How I Made It: ‘Shark Tank’ passed on his company. Now John Tabis is trying to disrupt the flower industry, one bouquet at a time

John Tabis, co-founder and chief executive of the Bouqs, jokes around on his daily skateboard commute from his home to the flower delivery company’s Venice headquarters.
(The Bouqs Co.)

John Tabis, 40, is chief executive and co-founder of the Bouqs Co., and he’s trying to change the way we buy flowers. The Venice company sells blooms directly to consumers, eliminating several layers of middlemen. Tabis works closely with his Ecuador-based co-founder Juan Pablo Montúfar, a fellow graduate of the University of Notre Dame. In 2012, the year Bouqs was founded, the company had revenue of less than $1 million. Five years later, Tabis said, “we had several days in 2017 where we sold more than $1 million in flowers in a day.”

No ‘Shark’ bite

Tabis’ company was a semi-finalist in 2016 and a finalist in 2017 for Ernst & Young’s Entrepreneur of the Year Award. But in 2014, when Tabis went on ABC’s ‘Shark Tank,’ he failed to win an investment.

“While you get a decent amount of time to explain in ‘Shark Tank,’” Tabis said, “you’re sort of peppered with questions and it’s tough to get down into the nitty gritty. What was funny was that one of the Sharks, Robert Herjavec, wound up investing later after we discussed flowers for his wedding.” That round of investment in January brought in $24 million.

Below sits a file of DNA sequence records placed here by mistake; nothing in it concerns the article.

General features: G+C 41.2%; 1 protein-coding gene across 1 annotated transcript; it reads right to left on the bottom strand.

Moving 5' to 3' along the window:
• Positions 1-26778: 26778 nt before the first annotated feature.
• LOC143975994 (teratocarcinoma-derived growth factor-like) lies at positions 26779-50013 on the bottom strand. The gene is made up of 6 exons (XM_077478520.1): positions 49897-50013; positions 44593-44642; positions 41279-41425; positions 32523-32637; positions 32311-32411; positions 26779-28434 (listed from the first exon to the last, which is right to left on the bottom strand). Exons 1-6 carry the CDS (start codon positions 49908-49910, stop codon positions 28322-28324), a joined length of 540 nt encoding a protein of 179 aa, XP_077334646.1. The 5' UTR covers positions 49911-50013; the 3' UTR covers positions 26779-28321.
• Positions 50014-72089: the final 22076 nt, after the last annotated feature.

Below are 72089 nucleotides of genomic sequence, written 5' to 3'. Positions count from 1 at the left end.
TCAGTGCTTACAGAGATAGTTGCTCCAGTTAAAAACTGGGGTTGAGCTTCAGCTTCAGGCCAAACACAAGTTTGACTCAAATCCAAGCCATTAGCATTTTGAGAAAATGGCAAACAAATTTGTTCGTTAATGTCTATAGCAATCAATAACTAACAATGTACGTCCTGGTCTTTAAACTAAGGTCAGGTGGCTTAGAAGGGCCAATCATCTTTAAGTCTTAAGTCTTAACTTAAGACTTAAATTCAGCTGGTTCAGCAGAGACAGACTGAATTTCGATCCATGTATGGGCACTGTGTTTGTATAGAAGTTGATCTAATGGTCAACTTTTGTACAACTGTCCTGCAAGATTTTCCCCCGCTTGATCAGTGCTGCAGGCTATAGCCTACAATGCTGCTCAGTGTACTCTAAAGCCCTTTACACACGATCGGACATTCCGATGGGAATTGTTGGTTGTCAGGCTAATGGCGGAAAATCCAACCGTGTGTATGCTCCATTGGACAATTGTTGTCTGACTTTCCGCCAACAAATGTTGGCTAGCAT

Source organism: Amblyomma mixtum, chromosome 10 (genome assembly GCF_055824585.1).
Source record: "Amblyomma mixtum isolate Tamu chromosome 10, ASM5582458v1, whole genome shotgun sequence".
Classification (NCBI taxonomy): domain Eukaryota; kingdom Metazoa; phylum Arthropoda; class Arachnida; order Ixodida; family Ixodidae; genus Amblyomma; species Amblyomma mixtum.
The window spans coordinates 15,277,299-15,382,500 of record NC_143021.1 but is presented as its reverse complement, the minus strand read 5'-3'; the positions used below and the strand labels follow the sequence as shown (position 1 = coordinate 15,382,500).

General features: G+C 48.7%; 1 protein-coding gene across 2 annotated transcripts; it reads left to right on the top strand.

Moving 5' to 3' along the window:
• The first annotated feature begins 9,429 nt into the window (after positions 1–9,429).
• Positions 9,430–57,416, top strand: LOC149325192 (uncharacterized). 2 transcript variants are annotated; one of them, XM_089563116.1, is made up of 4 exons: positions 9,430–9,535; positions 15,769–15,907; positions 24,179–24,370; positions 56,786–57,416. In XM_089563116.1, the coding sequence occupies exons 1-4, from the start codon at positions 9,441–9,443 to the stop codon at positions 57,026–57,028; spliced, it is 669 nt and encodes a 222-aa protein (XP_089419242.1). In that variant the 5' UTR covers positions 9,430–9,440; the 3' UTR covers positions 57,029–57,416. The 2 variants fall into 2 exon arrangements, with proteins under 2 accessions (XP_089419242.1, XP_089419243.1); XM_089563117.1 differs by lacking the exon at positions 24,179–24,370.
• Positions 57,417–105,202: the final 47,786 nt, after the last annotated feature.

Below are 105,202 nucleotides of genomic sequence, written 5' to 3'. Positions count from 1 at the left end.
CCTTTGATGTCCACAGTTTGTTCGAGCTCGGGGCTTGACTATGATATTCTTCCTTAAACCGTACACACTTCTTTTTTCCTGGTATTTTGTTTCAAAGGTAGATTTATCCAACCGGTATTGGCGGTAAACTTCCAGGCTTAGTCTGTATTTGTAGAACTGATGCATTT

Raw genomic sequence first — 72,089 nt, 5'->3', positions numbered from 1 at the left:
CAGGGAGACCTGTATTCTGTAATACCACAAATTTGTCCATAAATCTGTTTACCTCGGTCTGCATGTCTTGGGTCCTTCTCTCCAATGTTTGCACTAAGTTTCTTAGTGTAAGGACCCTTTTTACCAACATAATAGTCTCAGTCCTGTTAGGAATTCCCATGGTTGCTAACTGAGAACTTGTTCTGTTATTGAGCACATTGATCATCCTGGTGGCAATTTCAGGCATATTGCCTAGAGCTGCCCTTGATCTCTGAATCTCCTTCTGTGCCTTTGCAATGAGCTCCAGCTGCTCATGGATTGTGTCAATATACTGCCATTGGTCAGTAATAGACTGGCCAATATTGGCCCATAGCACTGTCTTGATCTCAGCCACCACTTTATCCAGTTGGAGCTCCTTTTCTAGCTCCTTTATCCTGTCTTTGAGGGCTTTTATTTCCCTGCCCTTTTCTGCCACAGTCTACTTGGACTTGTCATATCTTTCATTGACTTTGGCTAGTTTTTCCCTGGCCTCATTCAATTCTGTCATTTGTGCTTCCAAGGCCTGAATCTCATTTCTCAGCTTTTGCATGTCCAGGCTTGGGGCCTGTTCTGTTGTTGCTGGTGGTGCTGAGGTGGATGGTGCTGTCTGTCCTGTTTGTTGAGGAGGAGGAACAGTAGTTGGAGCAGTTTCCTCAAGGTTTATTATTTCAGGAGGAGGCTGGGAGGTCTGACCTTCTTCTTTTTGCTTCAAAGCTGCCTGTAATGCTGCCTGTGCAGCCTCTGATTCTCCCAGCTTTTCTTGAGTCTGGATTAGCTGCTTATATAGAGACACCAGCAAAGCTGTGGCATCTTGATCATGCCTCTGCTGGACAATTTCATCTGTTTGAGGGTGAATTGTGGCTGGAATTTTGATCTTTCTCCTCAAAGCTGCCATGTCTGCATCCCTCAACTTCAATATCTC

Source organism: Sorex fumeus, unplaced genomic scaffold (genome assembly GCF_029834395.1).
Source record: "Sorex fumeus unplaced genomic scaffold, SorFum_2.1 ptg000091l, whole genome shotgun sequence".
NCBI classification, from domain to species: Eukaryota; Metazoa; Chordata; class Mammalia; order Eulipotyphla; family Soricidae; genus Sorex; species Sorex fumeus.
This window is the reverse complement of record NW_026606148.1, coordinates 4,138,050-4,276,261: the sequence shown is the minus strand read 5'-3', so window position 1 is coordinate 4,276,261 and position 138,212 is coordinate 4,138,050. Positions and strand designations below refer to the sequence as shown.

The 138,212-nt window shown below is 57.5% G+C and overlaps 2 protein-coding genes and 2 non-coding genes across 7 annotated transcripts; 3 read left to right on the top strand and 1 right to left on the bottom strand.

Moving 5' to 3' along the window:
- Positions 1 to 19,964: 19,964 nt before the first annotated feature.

Thick skinned

Tabis said it is important “to get used to hearing ‘no’” when you are starting a business and seeking investors. That was why he was able to see the “Shark Tank” experience as a victory because he was one of the few who made the cut to appear on the show.

“I had raised $1.7 million in seed money in one round of investing. To get to that $1.7 million worth of ‘yes,’ I had to sit through 100 people saying ‘no.’”

To get to that $1.7 million of ‘yes,’ I had to sit through 100 people saying ‘no.'

John Tabis, CEO of the Bouqs

The idea

Tabis was a finance major at Notre Dame when he and future business partner Montúfar decided to start a “really cheesy ’90s pop-rock band. He’s a biochemistry major, gets his MBA and moves back to his home country of Ecuador to run a flower farm, which was his life’s dream.”

The problem

“The supply chain in flowers is the ultimate pain point,” Tabis said. Farmers earn very little money. Prices are marked up all along a complicated supply chain and, ultimately, consumers wind up overpaying for what have become very old flowers that will soon wilt and die, he said.

”It’s so outdated,” Tabis said. “The farmers will sell to an exporter. The exporter will sell to an importer. That importer will sell to a wholesaler who moves the flowers around the country and holds them in warehouses. The wholesaler sells to a florist. Everyone is marking up the price along the way.”

Shown here is a greenhouse in Oceanside, Calif., for succulents and flowers. It's one of 100 floral farm partners working with The Bouqs in the U.S., Ecuador and Colombia.